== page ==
Moyes is such a brilliant writer – she effortlessly showed Lou’s character progression on the page, and the plot was absolutely perfect. You wanted to see Lou succeed, and it was such a heartfelt warming read! I definitely won’t be leaving it 4 years before I read the next novel! Moyes has a clear understanding of her characters and her story, and is definitely a worthwhile read. Plus I was so happy with the adaptation of the ‘Me Before You’ novel – I really hope this novel is followed up with an adaptation, too!

Overall I would give the novel a 5/5 because it would have you laughing one minute, and then feeling crying another. This was such a beautiful novel, and is well worth a read if you’ve read ‘Me Before You’!

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‘The Good Girls’ Review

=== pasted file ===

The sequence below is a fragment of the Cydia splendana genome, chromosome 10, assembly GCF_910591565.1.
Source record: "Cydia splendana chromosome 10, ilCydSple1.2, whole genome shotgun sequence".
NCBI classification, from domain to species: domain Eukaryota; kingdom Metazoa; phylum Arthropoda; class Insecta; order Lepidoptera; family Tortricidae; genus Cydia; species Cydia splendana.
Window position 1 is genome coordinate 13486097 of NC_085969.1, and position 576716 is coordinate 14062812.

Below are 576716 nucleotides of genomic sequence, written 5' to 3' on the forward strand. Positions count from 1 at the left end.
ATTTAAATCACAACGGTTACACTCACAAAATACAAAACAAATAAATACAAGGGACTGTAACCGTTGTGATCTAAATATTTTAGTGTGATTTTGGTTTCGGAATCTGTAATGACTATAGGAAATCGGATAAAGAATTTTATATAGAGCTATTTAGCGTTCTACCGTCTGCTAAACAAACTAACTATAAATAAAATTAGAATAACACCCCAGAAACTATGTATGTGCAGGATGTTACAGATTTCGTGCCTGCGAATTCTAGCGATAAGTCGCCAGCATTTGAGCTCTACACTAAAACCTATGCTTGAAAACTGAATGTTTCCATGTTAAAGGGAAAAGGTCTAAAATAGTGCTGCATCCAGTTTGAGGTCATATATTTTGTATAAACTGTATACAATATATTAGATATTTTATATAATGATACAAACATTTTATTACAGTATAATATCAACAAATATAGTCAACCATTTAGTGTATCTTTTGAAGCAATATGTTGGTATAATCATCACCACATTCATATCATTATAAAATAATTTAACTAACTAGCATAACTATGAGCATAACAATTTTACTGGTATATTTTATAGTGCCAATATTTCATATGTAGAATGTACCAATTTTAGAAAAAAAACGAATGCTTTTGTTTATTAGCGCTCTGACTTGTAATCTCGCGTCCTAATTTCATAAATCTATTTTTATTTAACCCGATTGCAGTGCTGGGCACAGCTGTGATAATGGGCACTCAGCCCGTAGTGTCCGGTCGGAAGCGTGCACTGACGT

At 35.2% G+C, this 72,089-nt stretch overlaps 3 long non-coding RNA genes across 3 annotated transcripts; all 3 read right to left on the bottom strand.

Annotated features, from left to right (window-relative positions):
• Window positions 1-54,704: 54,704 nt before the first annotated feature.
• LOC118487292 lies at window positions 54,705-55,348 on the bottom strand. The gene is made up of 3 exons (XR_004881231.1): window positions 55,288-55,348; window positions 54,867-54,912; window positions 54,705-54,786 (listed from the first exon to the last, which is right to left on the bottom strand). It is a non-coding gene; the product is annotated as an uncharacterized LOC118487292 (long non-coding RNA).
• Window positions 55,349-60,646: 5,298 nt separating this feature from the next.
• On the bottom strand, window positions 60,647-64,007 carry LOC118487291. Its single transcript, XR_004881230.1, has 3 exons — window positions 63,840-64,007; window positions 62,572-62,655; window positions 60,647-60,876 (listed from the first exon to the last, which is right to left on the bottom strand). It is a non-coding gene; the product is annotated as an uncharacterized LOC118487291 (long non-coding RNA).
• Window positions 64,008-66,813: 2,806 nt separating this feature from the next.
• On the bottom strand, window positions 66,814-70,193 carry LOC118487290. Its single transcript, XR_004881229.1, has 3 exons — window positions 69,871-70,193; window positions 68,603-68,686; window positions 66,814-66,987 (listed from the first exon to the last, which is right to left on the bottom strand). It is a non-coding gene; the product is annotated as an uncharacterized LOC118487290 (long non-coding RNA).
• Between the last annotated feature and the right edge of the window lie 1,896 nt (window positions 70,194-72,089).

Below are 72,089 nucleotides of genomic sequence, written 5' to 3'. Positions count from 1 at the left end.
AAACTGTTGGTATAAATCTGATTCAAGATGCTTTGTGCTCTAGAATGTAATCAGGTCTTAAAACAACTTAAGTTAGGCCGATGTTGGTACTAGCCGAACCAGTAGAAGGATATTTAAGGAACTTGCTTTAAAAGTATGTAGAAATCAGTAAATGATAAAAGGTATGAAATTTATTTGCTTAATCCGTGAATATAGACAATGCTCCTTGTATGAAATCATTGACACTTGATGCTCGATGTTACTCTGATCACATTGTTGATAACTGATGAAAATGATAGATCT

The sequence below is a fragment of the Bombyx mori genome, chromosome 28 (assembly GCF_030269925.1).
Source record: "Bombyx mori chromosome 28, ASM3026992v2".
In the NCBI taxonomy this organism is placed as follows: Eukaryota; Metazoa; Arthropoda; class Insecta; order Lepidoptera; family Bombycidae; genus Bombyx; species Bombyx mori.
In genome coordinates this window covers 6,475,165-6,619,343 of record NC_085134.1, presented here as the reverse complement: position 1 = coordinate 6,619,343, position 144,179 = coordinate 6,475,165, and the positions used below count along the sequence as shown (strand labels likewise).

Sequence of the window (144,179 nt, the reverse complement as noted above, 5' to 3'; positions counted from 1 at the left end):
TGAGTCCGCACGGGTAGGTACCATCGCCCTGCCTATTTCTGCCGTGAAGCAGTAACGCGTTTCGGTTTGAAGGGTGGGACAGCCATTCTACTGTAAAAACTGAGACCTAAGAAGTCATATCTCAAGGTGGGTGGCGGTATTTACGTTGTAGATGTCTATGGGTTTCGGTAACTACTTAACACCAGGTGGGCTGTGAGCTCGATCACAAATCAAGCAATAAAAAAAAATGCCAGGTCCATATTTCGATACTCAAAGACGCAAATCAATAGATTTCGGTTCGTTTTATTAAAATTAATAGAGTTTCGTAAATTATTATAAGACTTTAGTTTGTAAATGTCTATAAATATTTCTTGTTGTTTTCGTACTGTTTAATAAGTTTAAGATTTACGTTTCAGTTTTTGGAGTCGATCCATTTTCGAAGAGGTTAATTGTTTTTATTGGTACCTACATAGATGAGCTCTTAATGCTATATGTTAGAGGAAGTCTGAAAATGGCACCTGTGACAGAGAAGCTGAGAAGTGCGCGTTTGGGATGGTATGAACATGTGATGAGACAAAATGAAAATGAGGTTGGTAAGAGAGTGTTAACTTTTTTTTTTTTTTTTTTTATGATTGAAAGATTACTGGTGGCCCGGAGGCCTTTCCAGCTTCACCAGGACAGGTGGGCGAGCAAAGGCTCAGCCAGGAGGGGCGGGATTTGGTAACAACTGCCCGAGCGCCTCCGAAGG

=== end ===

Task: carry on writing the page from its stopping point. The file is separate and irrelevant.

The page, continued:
‘The Good Girls’ Review

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I was so disapppointed with the ending to the previous book in this duology, ‘The Perfectionists’, that I kind of didn’t want to read this sequel for a bit. Though I remembered how much I’d enjoyed reading about the various characters, so decided to give it another go. Plus there’s nothing more irritating than a cliff hanger, especially when it seems a bit of a cop out as far as endings go.

Overall this was a good read, and I’m glad I picked it up again – I loved the mystery surrounding the girls and the various people on their film studies list who ended up dead, and the suspicion over who the killer might be. I did enjoy reading about all the individual characters’ lives, though this did feel a tad hollow compared to the first book in the duology. It was nice to see characters like Mackenzie coming out of her shell, though this whole novel did feel a bit like a tack on to the first book.

I didn’t see that plot twist coming at the end, either! I was left gaping at the page when Sara Shepard revealed who the murderer was, though the excuse that she used to make it plausible was a bit far fetched. Plus that mysterious ending left you wondering whether there might be more to follow from these characters, though I’m not sure how Shepard would do this.